Why Can Roe Deer Be Hard to Find in Summer?

You can immediately see the answer this question by looking at the picture above – the vegetation can be so long that even when the deer is standing up (and the one shown here is a fully-grown adult female), the tallest stems of grass can be higher than the deer itself. The same applies to deer residing within the confines of a wood, where the stringing nettles, etc will often completely obscure the deer’s outline – no wonder they can be hard to spot.


From the deer’s perspective, this is a good thing of course, as it gives them some degree of protection against their natural predators, as well as the threats posed to them by the actions of man.


Although, on the face of it, it does make it more difficult to locate the deer, it does present the nature photographer with the opportunity to create a slightly different type of image.


Most photographs of roe tend to show the deer in a fairly open area of land, where there’s virtually no ‘interfering’ stems or twigs etc. creating distractions in the image. The trouble is though, the pictures can end up looking a bit ‘samey’. And photos of roe deer shown in a nice clean, distraction free environment, are not representative of the habitat in which they spend most of their time.


Think about it – when you visit an area where you know there’s a sizable population of roe deer, how many deer do you see just stood there out in the open? Not many, I guess.


Even if you go out looking for them during their prime feeding times of dawn and dusk, for most of the year, the majority of the roe will be unseen because they are hiding away in the dense vegetation.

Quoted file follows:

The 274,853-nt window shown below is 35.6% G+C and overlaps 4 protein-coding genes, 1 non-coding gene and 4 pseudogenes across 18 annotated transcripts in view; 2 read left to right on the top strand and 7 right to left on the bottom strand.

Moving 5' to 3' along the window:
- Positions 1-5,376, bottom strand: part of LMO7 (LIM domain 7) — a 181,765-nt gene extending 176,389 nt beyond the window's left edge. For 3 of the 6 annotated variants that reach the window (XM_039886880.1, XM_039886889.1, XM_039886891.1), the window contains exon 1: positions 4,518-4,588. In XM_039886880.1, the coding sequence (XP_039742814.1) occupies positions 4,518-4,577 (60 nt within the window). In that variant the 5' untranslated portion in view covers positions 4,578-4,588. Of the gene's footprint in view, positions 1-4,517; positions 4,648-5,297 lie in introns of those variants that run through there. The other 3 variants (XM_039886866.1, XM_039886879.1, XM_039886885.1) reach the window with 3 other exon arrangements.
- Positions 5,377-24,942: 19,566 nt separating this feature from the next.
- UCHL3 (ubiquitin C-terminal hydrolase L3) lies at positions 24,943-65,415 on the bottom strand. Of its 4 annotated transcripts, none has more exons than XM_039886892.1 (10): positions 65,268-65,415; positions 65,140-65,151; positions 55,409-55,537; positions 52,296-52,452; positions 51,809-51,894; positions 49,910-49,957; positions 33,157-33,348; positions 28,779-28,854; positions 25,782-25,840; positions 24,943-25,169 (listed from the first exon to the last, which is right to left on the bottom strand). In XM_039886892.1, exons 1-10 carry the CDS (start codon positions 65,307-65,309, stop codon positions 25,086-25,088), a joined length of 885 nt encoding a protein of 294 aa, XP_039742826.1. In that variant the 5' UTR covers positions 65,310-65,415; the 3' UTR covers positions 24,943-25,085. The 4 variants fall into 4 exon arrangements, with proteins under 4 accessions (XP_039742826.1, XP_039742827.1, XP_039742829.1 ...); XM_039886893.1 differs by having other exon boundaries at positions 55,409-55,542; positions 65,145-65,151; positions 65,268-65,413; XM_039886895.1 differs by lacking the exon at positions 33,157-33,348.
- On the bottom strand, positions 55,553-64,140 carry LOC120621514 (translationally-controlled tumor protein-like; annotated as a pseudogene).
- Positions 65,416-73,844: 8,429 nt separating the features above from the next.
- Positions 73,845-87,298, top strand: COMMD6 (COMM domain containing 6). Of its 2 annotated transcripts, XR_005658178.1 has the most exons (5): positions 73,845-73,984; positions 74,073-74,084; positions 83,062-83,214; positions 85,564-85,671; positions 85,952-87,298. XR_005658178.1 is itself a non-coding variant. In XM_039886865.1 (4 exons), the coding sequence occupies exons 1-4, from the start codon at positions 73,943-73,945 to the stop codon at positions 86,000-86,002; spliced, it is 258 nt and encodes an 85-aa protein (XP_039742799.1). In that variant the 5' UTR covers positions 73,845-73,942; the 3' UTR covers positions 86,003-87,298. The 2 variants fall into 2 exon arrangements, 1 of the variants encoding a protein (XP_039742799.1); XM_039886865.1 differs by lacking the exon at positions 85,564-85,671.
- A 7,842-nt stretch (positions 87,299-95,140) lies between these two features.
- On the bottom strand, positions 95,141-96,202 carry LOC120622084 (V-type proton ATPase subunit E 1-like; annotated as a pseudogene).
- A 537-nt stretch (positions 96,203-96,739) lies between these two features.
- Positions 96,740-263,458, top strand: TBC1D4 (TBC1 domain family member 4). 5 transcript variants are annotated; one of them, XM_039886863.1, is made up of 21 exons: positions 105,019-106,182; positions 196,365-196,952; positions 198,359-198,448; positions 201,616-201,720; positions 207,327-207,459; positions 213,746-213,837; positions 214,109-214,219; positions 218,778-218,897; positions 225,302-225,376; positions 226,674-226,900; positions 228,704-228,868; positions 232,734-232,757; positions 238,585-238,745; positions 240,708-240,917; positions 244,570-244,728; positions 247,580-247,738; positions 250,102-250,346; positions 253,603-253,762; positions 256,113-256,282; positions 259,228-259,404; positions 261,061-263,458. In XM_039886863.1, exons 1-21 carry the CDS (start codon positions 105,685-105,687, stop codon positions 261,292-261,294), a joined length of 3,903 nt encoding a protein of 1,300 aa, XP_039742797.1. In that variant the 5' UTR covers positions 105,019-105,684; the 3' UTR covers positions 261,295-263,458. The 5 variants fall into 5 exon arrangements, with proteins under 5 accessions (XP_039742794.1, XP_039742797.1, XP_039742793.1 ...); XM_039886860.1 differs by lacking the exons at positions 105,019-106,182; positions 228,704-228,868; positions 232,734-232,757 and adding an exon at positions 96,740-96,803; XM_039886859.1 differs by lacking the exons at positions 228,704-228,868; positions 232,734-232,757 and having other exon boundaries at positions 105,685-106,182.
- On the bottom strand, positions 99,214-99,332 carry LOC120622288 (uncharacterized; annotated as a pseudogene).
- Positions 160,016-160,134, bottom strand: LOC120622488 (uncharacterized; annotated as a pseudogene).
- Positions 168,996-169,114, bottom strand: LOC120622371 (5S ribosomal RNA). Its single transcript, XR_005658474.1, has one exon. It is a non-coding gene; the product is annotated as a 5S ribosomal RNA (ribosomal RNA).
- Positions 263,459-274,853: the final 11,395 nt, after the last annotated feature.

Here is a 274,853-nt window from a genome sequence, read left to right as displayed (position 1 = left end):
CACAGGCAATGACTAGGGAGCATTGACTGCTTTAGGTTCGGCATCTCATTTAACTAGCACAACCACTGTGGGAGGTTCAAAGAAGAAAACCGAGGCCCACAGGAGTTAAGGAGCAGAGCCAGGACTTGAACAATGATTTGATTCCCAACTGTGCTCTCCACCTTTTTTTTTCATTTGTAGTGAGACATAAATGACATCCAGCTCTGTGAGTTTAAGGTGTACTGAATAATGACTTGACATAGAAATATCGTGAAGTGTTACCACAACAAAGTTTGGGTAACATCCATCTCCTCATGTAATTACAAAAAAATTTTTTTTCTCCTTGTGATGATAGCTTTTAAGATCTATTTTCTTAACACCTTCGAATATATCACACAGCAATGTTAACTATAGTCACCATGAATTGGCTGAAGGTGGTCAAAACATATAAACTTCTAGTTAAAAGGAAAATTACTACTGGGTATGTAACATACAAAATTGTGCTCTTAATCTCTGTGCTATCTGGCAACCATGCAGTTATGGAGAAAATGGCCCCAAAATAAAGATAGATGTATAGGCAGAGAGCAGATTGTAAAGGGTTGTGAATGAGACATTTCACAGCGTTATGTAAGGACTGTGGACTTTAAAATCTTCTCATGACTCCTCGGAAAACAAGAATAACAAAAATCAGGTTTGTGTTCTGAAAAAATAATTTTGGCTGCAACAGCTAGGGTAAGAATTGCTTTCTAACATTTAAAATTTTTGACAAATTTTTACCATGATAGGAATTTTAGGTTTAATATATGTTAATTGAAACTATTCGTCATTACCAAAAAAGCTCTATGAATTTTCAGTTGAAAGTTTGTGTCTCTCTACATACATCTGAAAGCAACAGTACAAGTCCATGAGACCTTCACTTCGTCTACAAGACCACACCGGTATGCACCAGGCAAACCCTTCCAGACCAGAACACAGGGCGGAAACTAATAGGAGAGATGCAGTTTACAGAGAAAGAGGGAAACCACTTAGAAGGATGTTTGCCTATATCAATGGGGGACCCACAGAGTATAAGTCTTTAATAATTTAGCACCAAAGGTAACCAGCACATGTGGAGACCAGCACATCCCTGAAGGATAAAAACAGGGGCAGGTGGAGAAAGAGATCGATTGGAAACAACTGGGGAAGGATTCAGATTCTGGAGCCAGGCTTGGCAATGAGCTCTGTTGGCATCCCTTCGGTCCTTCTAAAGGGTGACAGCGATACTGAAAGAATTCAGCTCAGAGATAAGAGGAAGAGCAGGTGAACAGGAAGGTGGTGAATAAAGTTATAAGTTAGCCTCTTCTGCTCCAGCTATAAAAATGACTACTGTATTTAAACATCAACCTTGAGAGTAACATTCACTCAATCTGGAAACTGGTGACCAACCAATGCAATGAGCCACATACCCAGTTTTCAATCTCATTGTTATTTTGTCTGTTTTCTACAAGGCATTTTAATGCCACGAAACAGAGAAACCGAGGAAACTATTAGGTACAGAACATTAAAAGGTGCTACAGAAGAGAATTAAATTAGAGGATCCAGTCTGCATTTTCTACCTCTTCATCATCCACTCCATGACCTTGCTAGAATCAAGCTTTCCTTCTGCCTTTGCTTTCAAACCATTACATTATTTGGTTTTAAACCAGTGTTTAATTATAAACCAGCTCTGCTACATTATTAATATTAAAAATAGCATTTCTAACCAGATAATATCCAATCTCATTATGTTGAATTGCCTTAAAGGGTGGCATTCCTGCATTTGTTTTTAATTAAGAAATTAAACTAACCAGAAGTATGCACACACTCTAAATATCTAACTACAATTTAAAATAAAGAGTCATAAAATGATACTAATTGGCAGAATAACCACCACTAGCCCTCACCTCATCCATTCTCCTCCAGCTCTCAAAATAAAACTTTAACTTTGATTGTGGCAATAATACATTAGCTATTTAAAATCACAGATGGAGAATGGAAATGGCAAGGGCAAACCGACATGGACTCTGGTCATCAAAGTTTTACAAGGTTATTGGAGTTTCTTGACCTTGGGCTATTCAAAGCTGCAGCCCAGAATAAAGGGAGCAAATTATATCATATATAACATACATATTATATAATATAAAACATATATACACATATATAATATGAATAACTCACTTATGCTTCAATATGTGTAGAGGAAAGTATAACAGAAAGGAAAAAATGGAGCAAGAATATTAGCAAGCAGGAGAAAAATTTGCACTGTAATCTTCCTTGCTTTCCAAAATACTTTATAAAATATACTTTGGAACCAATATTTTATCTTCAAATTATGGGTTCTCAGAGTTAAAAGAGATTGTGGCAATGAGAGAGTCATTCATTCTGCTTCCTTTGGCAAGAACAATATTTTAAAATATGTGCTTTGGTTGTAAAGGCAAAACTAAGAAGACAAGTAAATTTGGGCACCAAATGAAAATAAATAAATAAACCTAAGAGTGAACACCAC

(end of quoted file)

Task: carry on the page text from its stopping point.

What Should You Do?


If you want to photograph them in long vegetation, I’ve got a couple of suggestions that have worked for me.


Roe deer are creatures of habit, so it pays to get the know the deer in your area – do they have a favourite field that they like to feed in? The chances are, they do.


Do they tend to follow a familiar path through the field?


If so, try to anticipate their movements and get ahead of them. Ideally, you want the deer moving towards you, rather than the other way around.


But – and this is this tricky part – you must not surprise the deer; if you do, you’re likely to spook the them and they will take flight. The best thing to do to avoid startling them is to make sure you position yourself so when the deer first spot you, there is at least 50 metres between you and them. If the distance is much less than this, and the deer is not used to your presence, they will be off and the photographic opportunity will be gone.


But There Is One Major Advantage


Deer located in tall grass feel relatively secure, compared to when they’re moving about in the open area.  So, they will get closer to you than they would normally do. The image at the top of this post is a prime example of this.


Technical Details of Image

Shutter time: 1/400 s Aperture: f/4 ISO: 200 Focal length: 260 mm

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